Story first appeared on USA Today -
Amtrak, the beleaguered national rail system, has actually had a 55% increase in passengers over the past 15 years, with the overwhelming majority of that growth coming from short-distance routes between major cities, according to a new study.
Amtrak carries more than 31 million riders a year, which was an all-time high in 2012, and is growing at a faster rate than travel by car, mass transit or airlines, says the report from the Brookings Institution, a liberal-leaning think tank.
However, 90% of Amtrak's ridership growth between 1997 and 2012 was on routes under 400 miles. Contrary to Amtrak's image as a bloated, federally-subsidized program, many short-haul routes are actually supported by the states they serve, said Robert Puentes, a Brookings senior fellow and co-author of the report. Between 2007 and 2011, 15 states paid portions of Amtrak operating expenses totaling almost $850 million, the report says.
"The places we see Amtrak being competitive, running effective and efficient service, are in those places where the state already has some skin in the game," Puentes said. "These are places where Amtrak is treated not as a big federal bureaucracy that's coming in but is actually part and parcel of the transportation plan."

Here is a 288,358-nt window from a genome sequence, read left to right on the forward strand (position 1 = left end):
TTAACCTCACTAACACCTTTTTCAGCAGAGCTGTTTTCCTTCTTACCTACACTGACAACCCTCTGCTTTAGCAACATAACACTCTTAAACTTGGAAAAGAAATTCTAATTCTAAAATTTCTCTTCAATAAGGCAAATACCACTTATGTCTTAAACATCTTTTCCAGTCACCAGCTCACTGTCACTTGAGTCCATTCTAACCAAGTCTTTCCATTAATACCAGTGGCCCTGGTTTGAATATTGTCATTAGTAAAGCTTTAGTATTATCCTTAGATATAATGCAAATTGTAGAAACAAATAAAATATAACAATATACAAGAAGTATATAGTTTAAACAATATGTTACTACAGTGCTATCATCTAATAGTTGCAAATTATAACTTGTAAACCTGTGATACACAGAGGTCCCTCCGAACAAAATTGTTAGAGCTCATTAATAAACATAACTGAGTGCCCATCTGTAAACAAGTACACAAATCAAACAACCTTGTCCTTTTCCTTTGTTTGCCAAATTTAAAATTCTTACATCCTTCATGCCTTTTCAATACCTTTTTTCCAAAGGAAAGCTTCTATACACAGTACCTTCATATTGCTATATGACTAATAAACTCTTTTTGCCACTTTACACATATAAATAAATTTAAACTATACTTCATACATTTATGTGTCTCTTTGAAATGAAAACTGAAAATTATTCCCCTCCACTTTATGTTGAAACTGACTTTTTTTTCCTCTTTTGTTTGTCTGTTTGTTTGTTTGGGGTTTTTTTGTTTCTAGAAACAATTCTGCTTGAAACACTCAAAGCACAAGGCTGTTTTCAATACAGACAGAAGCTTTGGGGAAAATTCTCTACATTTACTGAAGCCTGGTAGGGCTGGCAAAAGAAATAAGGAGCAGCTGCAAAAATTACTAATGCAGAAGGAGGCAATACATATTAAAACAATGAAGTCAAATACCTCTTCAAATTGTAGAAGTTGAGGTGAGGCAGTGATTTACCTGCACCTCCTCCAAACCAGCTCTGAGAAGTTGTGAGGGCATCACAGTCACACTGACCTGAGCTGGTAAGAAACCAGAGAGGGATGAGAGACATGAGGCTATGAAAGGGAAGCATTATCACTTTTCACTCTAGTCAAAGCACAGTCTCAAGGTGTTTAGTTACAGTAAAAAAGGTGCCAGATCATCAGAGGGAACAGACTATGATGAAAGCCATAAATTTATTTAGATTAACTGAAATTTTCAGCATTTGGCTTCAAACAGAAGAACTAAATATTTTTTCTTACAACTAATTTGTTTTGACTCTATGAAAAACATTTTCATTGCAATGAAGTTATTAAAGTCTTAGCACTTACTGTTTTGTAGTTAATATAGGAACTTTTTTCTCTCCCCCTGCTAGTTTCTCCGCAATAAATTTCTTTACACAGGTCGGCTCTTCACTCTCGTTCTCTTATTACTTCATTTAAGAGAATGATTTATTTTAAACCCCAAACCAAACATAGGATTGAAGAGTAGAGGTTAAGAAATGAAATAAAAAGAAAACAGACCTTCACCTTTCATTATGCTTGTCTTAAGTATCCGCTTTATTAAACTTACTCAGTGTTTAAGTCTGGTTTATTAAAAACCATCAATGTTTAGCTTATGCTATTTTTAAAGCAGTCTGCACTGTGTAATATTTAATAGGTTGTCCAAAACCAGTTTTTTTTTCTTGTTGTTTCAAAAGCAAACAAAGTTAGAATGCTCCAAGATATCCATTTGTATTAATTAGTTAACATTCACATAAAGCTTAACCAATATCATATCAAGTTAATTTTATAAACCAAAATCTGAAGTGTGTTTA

Randal O'Toole, a senior fellow with the libertarian Cato Institute, said, "A subsidy is a subsidy whether it's coming from federal, state or local taxpayers." His Cato study in November found that Amtrak accounts for just 0.1% of the nation's passenger travel but gets more taxpayer dollars than other popular modes of transportation such as buses and airlines. Over the past five years, Amtrak has received an annual taxpayer subsidy of more than $1.4 billion.
"There are a lot of short-distance (Amtrak) routes that lose a lot of money," O'Toole said.
In essence, Amtrak functions as two rail systems, Puentes says.
The short-haul routes generated a positive operating balance of $47 million in 2011, as revenue from the two most popular Northeast Corridor routes between Boston and Washington, D.C., — the Acela and the Regional — were enough to offset the net operating costs of the other 24 short-distance routes.
By contrast, Amtrak's 18 longer distance routes, which carried less than 20% of the system's riders in 2011, posted a $614 million deficit, the report says.
Brookings said its report is the first analysis of passenger rail data that focused on metropolitan areas rather than specific stations or cities. The researchers found that 10 metropolitan areas, concentrated mostly on the coasts along with Chicago, accounted for nearly two-thirds of Amtrak's ridership.